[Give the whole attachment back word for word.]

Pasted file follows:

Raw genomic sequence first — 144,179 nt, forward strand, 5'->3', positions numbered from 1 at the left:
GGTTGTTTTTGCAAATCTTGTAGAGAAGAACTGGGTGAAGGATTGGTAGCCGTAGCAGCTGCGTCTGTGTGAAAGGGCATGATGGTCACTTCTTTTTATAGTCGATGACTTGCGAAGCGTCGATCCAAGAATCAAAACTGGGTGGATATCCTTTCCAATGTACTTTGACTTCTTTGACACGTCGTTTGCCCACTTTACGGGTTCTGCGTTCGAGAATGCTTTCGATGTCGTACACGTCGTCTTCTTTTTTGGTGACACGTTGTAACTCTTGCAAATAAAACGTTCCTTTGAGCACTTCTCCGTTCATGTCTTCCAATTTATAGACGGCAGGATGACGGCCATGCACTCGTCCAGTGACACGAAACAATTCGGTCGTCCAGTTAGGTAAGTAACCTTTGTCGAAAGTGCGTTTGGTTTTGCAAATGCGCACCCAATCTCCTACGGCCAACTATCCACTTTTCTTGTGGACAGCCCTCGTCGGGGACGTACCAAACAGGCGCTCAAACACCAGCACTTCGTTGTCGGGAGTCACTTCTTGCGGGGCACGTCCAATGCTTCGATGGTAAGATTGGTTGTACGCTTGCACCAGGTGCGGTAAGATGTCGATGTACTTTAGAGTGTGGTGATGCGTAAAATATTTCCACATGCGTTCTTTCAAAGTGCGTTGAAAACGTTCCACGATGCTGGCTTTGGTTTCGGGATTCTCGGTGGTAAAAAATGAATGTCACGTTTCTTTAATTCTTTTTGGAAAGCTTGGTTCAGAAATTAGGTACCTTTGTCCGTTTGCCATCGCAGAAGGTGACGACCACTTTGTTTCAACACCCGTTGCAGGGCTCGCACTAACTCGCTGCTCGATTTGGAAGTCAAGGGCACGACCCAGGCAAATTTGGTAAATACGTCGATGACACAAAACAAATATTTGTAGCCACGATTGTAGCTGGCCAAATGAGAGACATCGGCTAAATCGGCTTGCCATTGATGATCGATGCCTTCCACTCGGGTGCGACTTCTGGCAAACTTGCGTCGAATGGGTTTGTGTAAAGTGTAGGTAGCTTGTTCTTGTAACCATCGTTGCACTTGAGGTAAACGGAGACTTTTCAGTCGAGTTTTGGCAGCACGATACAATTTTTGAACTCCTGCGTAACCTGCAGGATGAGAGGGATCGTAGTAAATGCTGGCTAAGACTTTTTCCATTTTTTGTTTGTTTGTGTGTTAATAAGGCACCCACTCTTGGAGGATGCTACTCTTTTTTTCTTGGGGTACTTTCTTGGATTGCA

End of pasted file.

Raw genomic sequence first — 144,179 nt, forward strand, 5'->3', positions numbered from 1 at the left:
GGTTGTTTTTGCAAATCTTGTAGAGAAGAACTGGGTGAAGGATTGGTAGCCGTAGCAGCTGCGTCTGTGTGAAAGGGCATGATGGTCACTTCTTTTTATAGTCGATGACTTGCGAAGCGTCGATCCAAGAATCAAAACTGGGTGGATATCCTTTCCAATGTACTTTGACTTCTTTGACACGTCGTTTGCCCACTTTACGGGTTCTGCGTTCGAGAATGCTTTCGATGTCGTACACGTCGTCTTCTTTTTTGGTGACACGTTGTAACTCTTGCAAATAAAACGTTCCTTTGAGCACTTCTCCGTTCATGTCTTCCAATTTATAGACGGCAGGATGACGGCCATGCACTCGTCCAGTGACACGAAACAATTCGGTCGTCCAGTTAGGTAAGTAACCTTTGTCGAAAGTGCGTTTGGTTTTGCAAATGCGCACCCAATCTCCTACGGCCAACTATCCACTTTTCTTGTGGACAGCCCTCGTCGGGGACGTACCAAACAGGCGCTCAAACACCAGCACTTCGTTGTCGGGAGTCACTTCTTGCGGGGCACGTCCAATGCTTCGATGGTAAGATTGGTTGTACGCTTGCACCAGGTGCGGTAAGATGTCGATGTACTTTAGAGTGTGGTGATGCGTAAAATATTTCCACATGCGTTCTTTCAAAGTGCGTTGAAAACGTTCCACGATGCTGGCTTTGGTTTCGGGATTCTCGGTGGTAAAAAATGAATGTCACGTTTCTTTAATTCTTTTTGGAAAGCTTGGTTCAGAAATTAGGTACCTTTGTCCGTTTGCCATCGCAGAAGGTGACGACCACTTTGTTTCAACACCCGTTGCAGGGCTCGCACTAACTCGCTGCTCGATTTGGAAGTCAAGGGCACGACCCAGGCAAATTTGGTAAATACGTCGATGACACAAAACAAATATTTGTAGCCACGATTGTAGCTGGCCAAATGAGAGACATCGGCTAAATCGGCTTGCCATTGATGATCGATGCCTTCCACTCGGGTGCGACTTCTGGCAAACTTGCGTCGAATGGGTTTGTGTAAAGTGTAGGTAGCTTGTTCTTGTAACCATCGTTGCACTTGAGGTAAACGGAGACTTTTCAGTCGAGTTTTGGCAGCACGATACAATTTTTGAACTCCTGCGTAACCTGCAGGATGAGAGGGATCGTAGTAAATGCTGGCTAAGACTTTTTCCATTTTTTGTTTGTTTGTGTGTTAATAAGGCACCCACTCTTGGAGGATGCTACTCTTTTTTTCTTGGGGTACTTTCTTGGATTGCA